In less than a minute, you can easily test the freshness of your baking powder and baking soda!
Baking powder and baking soda are often present in baking recipes in small quantities, but that little bit goes a long way toward making your baked goods have just the texture and crumb that you want. When they lose their potency, your baked goods won’t rise as they should, resulting in flat, dense cakes, cookies, and more.
Like all ingredients, keep a check on expiration dates. But also know that they don’t always tell the tale. Baking powder and baking soda can still be ineffective before that expiration date, especially if they’ve been on your shelf for 6 months or more.
I’ve also had relatively new baking powder and baking soda just not work, so it’s good to check occasionally to make sure an ineffective ingredient doesn’t affect your baking.
Luckily, checking the freshness of baking powder and baking soda is very easy to do! If it’s been a while since you baked, it’s a good idea to check it. Or maybe your recent baking projects aren’t quite what you expected. Do a quick test of your baking powder and/or baking soda to see if that’s the problem.
How to Test Baking Powder for Freshness
Place about 1/2 teaspoon of baking powder in a small bowl or measuring cup. Add 1/4 cup hot water. It may take a few seconds, but you should see fizzing with small bubbles.
If you don’t see any fizzing or only a few little bubbles, then it’s time to replace your baking powder.
This reaction won’t work as reliably with cold water, so be sure the water is hot from the tap.
How to Test Baking Soda for Freshness
Place about 1/2 teaspoon of baking soda in a small bowl. Add 3 tablespoons of plain vinegar. You should see pretty vigorous bubbling.
If there are only a few bubbles or no bubbles at all, then it’s time to replace your baking soda.
When to Test Baking Powder and Baking Soda
Keep in mind that baking powder and baking soda don’t lose their potency overnight. They can become less effective over time but still have a small reaction. As soon as they’re exposed to air the first time they’re opened, the timer starts.
As a general rule, I recommend testing your baking powder and baking soda if it’s been more than a couple of months since you used it or if it’s been opened longer than six months. Make a note of the date they’re opened either on the container or somewhere you can access easily.
How to Keep Baking Powder and Baking Soda Fresh
There are a few simple things you can do to keep your baking powder and baking soda fresh for as long as possible:
Store baking powder and baking soda in airtight containers.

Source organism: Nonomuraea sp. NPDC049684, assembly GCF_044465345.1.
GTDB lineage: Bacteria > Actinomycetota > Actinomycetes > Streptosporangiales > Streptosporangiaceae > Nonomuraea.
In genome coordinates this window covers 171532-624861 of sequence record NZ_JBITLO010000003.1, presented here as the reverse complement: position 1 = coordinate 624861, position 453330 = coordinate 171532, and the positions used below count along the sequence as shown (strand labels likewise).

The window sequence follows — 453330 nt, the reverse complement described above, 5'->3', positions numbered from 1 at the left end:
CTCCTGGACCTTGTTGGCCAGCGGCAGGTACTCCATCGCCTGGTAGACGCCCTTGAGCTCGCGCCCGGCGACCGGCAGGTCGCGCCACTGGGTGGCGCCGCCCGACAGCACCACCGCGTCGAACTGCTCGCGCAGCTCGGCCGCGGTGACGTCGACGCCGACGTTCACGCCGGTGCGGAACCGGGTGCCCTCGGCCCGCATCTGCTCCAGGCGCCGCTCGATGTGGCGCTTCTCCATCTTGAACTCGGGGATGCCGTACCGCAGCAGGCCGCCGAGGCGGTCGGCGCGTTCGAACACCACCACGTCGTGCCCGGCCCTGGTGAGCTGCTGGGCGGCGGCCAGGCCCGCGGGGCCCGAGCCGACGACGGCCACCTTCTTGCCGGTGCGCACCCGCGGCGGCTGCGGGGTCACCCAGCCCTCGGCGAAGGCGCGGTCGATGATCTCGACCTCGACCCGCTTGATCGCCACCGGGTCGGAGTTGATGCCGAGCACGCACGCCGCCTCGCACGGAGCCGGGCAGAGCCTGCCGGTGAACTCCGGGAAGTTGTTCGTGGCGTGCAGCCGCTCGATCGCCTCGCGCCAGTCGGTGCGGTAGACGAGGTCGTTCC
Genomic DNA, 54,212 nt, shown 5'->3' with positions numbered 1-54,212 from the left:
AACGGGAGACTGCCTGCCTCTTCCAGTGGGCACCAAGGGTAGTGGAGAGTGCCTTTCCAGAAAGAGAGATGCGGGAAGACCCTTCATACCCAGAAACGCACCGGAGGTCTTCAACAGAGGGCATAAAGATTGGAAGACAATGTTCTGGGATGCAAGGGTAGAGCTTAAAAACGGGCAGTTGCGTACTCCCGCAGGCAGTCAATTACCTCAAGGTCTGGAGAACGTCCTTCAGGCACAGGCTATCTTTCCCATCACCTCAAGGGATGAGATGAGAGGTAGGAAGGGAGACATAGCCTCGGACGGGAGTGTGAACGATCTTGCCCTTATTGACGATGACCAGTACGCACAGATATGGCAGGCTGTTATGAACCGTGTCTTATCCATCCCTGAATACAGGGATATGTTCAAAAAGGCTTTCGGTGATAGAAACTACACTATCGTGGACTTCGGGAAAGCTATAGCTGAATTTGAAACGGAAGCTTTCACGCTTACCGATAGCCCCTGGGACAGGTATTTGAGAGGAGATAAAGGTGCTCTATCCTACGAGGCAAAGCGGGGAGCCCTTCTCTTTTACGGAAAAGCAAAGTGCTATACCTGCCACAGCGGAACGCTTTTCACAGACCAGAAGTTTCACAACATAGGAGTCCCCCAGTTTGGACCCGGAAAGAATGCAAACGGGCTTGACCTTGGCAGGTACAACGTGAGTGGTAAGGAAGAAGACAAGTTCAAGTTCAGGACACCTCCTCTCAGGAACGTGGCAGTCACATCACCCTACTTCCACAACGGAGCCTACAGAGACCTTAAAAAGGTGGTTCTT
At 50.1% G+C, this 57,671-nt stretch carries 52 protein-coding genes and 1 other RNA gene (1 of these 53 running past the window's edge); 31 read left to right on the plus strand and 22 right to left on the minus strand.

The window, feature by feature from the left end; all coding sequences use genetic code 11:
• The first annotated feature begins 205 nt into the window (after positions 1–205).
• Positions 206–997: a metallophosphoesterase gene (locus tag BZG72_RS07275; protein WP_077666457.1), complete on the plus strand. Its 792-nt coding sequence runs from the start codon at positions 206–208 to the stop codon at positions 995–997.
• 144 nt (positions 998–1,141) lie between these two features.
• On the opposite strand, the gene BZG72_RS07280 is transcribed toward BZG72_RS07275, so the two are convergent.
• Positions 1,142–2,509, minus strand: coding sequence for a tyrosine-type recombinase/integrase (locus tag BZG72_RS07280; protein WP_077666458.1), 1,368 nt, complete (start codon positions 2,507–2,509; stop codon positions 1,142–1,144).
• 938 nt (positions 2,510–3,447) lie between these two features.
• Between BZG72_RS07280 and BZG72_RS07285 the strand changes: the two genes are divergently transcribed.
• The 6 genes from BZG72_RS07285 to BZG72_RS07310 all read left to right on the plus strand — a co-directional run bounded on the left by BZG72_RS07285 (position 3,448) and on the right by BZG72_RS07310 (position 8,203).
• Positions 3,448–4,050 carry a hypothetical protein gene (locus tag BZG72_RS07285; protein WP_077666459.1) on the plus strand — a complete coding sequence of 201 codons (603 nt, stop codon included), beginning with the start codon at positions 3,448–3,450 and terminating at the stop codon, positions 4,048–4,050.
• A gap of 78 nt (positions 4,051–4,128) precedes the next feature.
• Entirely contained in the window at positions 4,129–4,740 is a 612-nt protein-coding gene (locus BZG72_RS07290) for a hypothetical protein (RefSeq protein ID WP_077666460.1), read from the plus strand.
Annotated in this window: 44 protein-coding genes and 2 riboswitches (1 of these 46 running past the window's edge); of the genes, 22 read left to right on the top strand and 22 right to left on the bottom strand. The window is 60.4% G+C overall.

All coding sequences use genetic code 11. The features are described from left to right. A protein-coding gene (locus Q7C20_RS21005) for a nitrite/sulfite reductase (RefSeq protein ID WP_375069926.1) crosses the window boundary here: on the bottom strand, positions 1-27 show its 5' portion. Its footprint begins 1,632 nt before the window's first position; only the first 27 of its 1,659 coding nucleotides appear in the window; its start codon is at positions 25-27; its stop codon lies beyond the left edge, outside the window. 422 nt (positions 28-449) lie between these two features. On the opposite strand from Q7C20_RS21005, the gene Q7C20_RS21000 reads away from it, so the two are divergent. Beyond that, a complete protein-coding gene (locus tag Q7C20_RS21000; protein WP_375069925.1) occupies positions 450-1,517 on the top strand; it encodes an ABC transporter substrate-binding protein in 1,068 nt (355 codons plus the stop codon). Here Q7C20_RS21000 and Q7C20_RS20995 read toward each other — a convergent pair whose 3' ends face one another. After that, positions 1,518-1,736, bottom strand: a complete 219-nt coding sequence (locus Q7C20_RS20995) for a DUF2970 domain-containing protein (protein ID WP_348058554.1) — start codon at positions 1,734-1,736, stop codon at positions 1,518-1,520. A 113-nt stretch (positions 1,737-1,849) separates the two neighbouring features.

Most baking powder containers are already airtight, but you can always transfer to another container to ensure that it’s sealed well. Baking soda is often sold in a cardboard box, and it should be transferred to another container that seals well.
If you have an empty spice jar, that will work as long as it seals well and is clean and completely dry. There are several products sold as baking soda containers, and those are certainly fine, too. Resealable bags can work if you remove as much air as possible when storing them.
Whatever storage container you use, be sure to replace the lid promptly after measuring.
Store baking powder and baking soda in a cool, dry place.
Keeping them somewhere that the temperature doesn’t fluctuate is ideal. If you’re keeping your baking powder and baking soda near a source of heat, like your microwave, oven, or even your coffee maker, move it to a better location.
You also want to avoid exposing baking powder and baking soda to moisture as much as possible. The airtight containers mentioned above will help, but you also want to think about where they’re stored. Don’t keep them too close to your dishwasher or oven, as the steam and moist heat from them can be problematic.
Don’t store baking powder and baking soda in the refrigerator or freezer.
Storing baking powder and baking soda in the refrigerator or freezer means potentially exposing them to moisture, which can cause them to react and lose their potency.
Some of you may keep an open box of baking soda in the refrigerator to absorb odors. Just be sure not to use that same baking soda for baking.
Use dry measuring spoons.
Again, introducing moisture to baking powder and baking soda is a bad idea. Even if you’ve taken steps to store them well, using a damp measuring spoon to measure them will defeat your best intentions. Make sure your measuring spoons are clean and completely dry.
It’s often said that baking is a science, and that is very true. Baking powder and baking soda may seem like small, inconsequential ingredients, but the chemical reactions they create are so important! Making sure your baking powder and baking soda are potent, fresh, and well-stored will go a long way in helping make your baked goods the best they can be!